On our way to Kelowna we got detoured around a mudslide near Banff a few weeks back and so re-routed south towards the Crowsnest area of southern Alberta along highway 22 near Pincher Creek. A few large thunderstorms had moved through about an hour previous and so the air was washed clean. I pulled over and we jumped out of the car. The boys couldn’t believe the stars. I set up my camera on a tripod and set the shutter for a long time exposure. Cars driving along the highway were lighting up the grass nicely and helped to balance the foreground and the sky. So amazing to see creation in all it’s splendour!! I believe the green is very faint northern lights illuminating some super high (noctilucent?) clouds. The cloud along the horizon is one of the large thunderstorms moving east over the lights of Lethbridge.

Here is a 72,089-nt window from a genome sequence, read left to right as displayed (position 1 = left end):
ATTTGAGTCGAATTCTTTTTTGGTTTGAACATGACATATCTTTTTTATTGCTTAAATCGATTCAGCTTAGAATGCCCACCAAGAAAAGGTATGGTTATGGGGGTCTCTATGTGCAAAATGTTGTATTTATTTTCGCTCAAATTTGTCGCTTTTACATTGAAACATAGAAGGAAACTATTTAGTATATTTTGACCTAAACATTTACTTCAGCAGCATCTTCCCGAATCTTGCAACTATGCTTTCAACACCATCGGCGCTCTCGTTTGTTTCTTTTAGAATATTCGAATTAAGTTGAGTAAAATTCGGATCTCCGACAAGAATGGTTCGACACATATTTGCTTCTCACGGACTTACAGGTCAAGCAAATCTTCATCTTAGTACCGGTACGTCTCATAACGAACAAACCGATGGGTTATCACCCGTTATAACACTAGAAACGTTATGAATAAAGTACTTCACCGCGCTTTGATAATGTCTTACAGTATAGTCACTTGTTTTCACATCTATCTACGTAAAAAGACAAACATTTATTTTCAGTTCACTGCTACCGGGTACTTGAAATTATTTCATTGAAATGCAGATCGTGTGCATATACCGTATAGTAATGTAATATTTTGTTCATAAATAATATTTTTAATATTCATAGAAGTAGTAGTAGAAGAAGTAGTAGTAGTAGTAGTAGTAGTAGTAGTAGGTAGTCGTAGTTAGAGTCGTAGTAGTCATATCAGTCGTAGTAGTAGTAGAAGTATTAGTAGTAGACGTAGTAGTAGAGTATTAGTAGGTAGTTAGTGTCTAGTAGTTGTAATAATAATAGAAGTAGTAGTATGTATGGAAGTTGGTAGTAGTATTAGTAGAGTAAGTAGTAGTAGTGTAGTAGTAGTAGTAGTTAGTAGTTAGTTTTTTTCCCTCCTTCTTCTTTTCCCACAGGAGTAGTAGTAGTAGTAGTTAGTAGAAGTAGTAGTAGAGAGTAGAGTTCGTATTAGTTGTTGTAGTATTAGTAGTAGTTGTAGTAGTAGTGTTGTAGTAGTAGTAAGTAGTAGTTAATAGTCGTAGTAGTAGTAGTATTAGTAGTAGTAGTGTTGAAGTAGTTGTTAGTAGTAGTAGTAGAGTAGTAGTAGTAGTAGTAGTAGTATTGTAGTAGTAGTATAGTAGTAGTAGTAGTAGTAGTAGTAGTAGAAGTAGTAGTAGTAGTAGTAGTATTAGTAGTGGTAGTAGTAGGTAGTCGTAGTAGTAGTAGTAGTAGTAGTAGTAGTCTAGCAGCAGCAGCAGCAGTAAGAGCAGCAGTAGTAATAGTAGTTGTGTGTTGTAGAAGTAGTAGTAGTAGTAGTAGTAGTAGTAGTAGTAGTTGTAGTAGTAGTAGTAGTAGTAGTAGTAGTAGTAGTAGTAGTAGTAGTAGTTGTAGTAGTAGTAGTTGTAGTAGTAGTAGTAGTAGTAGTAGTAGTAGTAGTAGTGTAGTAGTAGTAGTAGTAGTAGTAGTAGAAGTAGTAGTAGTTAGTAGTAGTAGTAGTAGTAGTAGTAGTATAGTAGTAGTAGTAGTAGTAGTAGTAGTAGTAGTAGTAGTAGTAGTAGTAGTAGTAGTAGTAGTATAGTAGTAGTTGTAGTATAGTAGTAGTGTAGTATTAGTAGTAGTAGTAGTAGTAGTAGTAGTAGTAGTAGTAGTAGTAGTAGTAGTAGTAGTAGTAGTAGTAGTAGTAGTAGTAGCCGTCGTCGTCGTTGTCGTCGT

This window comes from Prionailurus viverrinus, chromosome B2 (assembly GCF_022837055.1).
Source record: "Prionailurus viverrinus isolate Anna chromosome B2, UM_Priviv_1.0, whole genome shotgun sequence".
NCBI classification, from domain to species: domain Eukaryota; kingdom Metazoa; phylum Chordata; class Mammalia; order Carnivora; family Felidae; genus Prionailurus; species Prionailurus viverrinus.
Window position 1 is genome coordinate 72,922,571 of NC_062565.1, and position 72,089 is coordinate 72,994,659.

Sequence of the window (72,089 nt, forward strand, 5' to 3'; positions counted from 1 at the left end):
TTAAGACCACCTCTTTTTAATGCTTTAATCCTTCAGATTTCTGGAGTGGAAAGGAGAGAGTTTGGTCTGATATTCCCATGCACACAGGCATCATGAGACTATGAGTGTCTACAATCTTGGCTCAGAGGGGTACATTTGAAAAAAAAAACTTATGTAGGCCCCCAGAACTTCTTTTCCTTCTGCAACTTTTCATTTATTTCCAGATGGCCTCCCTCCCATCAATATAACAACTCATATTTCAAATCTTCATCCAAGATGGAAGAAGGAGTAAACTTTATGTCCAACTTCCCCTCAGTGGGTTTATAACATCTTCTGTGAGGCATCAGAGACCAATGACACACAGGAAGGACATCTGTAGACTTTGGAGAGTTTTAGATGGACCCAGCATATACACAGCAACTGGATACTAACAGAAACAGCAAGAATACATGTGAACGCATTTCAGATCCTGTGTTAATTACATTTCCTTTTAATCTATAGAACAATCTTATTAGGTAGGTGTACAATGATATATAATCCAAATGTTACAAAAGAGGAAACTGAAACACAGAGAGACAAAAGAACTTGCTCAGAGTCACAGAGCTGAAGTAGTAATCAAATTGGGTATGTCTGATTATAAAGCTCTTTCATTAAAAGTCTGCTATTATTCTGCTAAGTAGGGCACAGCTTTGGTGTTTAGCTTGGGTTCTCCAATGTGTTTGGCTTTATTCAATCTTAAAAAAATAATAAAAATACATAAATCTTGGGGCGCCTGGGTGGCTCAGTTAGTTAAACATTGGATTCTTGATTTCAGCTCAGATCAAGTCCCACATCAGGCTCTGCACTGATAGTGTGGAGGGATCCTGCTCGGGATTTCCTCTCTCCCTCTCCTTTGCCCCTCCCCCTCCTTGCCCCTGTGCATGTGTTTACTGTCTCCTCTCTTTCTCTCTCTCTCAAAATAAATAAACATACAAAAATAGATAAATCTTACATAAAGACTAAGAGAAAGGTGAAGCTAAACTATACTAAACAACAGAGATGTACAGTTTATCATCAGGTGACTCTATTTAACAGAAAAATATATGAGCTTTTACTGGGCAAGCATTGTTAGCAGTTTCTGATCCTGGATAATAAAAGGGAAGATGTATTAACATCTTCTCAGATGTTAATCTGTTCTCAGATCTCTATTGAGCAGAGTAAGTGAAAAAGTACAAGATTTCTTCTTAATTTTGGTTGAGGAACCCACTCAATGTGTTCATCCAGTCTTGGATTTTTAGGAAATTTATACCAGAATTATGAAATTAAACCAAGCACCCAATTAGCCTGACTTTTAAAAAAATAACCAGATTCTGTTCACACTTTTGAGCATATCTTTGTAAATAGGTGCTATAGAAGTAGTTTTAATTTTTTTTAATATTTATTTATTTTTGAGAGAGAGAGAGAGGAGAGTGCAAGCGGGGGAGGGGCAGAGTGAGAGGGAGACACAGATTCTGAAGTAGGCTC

UPDATE – Sept 15:
I found this on Spaceweather.com earlier today which is likely a better description of the green sky:
“Although airglow resembles the aurora borealis, its underlying physics is different. Airglow is caused by an assortment of chemical reactions in the upper atmosphere. During the day, ultraviolet radiation from the sun ionizes atoms and breaks apart molecules. At night, the atoms and molecules recombine, emitting photons as they return to normal. This process produces an aurora-like glow visible on very dark nights.”
[Olympus E-M5, Olympus M.Zuiko 12mm f/2.0]